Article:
Dog found with opioids, cocaine, amphetamines won’t be returned to its owner: panel

The B.C. Farm Industry Review Board has rejected an appeal by a Vancouver man whose dog was seized after reports it had overdosed on drugs.

According to a board decision posted online, an appellant referred to as K.R. sought the return of Bailey, a dog seized by the B.C. SPCA that later tested positive for opioids, cocaine and amphetamines.

A hearing panel with the B.C. Farm Industry Review Board — an independent administrative tribunal whose responsibilities include hearing appeals related to animal custody decisions — sided with the rescue agency, saying it is not in Bailey’s interest to return to K.R.

It said the dog should remain with the SPCA and, if possible, be put up for adoption.

The panel heard the rescue agency visited the harm-reduction building where K.R. lives three times before seizing Bailey in December. Harm reduction refers to an approach that focuses on minimizing harm and potential danger associated with substance use and addictive behaviours. 

An SPCA special constable said K.R. “took no responsibility for Bailey having repeatedly overdosed on drugs,” according to the decision.

‘A totally different dog’

The decision says the rescue agency received a complaint last summer from staff at the property, who said Bailey regularly showed signs of heroin intoxication.

Bailey was “a totally different dog” before and after exposure to drugs in the K.R.’s room, the staff member said.

The staff member told the SPCA that there were often as many as 10 people in the room doing drugs and that it had been going on for months. 

“After one hour being inside the room, Bailey’s eyes would be dilated, her tail would be between her legs, her ears would be down, and she would be woozy, coughing and vomiting,” the decision reads. 

The staffer also said a colleague took Bailey to a veterinarian who found fentanyl in the dog’s system. 

Earlier warnings against owner

When an SPCA special constable visited K.R., the dog appeared “happy and healthy,” according to the decision. K.R. denied smoking drugs in front of Bailey.

The constable issued a notice and warned that any failure to protect Bailey could result in legal action. 

On Dec. 11, SPCA returned to the property after a report that Bailey “was lethargic, unable to stand and yelped when moved.”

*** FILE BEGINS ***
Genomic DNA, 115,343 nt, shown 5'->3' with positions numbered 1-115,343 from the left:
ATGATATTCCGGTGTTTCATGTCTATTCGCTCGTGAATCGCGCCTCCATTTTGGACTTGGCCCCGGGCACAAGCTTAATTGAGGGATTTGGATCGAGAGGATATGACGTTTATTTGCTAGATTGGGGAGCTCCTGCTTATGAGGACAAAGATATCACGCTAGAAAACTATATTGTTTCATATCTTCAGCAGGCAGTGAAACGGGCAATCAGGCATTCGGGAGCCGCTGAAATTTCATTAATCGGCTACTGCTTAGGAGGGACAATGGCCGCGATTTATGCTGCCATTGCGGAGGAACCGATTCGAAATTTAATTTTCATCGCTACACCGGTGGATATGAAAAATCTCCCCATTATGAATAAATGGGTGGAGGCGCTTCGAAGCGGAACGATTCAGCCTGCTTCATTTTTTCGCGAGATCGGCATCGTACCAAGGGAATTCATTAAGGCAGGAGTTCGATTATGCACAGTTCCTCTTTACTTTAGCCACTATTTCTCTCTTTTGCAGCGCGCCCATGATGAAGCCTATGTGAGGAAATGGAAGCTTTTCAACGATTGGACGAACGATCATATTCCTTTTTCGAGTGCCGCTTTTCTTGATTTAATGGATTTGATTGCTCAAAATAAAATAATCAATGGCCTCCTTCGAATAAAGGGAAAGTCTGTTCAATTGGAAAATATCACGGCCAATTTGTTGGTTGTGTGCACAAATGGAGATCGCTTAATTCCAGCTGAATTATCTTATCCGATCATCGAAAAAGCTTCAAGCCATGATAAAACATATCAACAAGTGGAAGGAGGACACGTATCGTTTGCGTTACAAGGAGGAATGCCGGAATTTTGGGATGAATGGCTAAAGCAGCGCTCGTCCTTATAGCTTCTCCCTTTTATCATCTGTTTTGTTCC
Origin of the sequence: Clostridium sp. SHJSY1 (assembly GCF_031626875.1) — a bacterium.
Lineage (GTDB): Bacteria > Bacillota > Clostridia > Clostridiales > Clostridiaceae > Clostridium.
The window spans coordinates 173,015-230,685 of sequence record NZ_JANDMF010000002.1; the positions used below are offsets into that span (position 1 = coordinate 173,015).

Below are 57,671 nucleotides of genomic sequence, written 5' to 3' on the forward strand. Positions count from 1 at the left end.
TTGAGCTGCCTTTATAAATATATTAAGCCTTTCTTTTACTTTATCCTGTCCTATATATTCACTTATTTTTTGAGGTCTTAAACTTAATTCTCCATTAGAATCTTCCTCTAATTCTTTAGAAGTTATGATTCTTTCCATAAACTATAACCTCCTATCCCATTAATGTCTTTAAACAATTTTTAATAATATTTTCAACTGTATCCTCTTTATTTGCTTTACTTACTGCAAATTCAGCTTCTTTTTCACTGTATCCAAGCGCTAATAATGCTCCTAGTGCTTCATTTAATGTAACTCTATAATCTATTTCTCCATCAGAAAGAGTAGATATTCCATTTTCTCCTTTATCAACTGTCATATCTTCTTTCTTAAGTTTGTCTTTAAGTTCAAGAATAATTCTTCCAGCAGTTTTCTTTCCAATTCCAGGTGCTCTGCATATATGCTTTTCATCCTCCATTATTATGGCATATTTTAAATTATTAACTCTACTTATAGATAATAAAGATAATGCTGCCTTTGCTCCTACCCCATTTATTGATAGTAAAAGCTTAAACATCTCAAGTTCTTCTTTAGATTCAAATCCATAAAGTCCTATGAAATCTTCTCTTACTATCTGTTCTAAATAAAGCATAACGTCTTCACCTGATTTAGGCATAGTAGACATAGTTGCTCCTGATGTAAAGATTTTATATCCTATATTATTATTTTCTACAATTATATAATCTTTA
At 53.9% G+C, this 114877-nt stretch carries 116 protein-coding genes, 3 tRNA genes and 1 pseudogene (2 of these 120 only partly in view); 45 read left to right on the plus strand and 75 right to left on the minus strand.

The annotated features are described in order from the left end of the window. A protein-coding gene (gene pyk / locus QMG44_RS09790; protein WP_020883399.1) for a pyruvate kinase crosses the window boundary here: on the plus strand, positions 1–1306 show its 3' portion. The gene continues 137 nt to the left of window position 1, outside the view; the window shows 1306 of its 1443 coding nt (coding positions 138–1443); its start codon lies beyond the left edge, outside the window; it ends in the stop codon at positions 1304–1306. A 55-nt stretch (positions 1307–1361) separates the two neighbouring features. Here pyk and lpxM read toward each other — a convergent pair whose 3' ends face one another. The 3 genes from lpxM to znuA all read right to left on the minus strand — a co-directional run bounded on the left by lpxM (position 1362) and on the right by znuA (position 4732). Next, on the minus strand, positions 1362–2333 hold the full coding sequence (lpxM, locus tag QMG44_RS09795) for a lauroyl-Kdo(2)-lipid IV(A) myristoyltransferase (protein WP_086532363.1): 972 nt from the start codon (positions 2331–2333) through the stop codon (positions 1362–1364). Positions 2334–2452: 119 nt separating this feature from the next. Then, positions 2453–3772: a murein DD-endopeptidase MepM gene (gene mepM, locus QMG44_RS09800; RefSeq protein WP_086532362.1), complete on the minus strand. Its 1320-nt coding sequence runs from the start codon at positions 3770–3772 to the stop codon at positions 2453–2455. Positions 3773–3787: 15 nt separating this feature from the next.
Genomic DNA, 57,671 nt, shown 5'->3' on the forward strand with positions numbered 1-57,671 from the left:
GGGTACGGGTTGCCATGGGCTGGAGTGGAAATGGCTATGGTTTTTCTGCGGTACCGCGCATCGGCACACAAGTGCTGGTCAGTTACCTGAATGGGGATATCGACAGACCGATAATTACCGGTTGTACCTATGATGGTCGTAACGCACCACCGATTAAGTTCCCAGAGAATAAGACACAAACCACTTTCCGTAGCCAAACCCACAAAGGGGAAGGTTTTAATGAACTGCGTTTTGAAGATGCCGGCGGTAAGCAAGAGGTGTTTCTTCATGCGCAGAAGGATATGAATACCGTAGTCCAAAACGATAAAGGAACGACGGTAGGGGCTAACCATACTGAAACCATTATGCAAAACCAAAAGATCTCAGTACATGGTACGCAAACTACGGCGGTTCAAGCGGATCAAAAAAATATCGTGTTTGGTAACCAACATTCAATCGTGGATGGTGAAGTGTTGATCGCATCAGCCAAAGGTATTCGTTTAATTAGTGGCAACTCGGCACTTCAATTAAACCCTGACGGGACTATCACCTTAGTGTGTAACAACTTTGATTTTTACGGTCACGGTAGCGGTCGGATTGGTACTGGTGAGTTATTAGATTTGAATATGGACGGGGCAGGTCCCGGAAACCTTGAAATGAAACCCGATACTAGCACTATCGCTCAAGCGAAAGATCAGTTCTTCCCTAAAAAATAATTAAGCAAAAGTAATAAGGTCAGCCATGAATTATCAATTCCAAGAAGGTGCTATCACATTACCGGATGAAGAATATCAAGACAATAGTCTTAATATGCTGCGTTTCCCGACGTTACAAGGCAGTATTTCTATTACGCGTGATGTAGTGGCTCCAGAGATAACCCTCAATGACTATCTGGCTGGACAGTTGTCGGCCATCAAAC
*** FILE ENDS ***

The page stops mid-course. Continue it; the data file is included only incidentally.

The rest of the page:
Powdered cocaine is arranged into lines on reflective surface
Cocaine powder is pictured. According to staff at a Vancouver-based harm-reduction building, Bailey was ‘a totally different dog’ before and after exposure to drugs in its owner’s room. (photopixel / Shutterstock)

K.R. suggested Bailey must have ingested drugs after finding them in the hallways of the property. The constable gave K.R. another warning. 

Two days later, SPCA received another call that “Bailey was lethargic, whimpering, shaking and unable to get up off the ground.”

The property manager later told the SPCA constable that she had given Bailey NARCAN, the nasal spray form of naloxone, which can reverse an opioid overdose. She believed Bailey had overdosed as a result of being in K.R.’s unit.

The SPCA constable and Vancouver police officers executed a search warrant on Dec. 14 and seized Bailey.

Dog placed in foster care

A veterinarian later confirmed Bailey tested positive for opioids, cocaine and amphetamines, “but was clinically OK and did not require further treatment or medical intervention.”

Bailey was then placed in foster care.

According to the decision, K.R. acknowledged using fentanyl and heroin as painkillers, some of which he may have crushed into a powder. He also confirmed that other people in his room used the same drugs and possibly used cocaine and amphetamines.

The panel said it was satisfied that the source of Bailey’s exposure to toxic drugs was K.R.’s unit. It also found that he did “little if anything” to fix the situation prior to the dog being seized.

Source link

Leave a Reply

Your email address will not be published.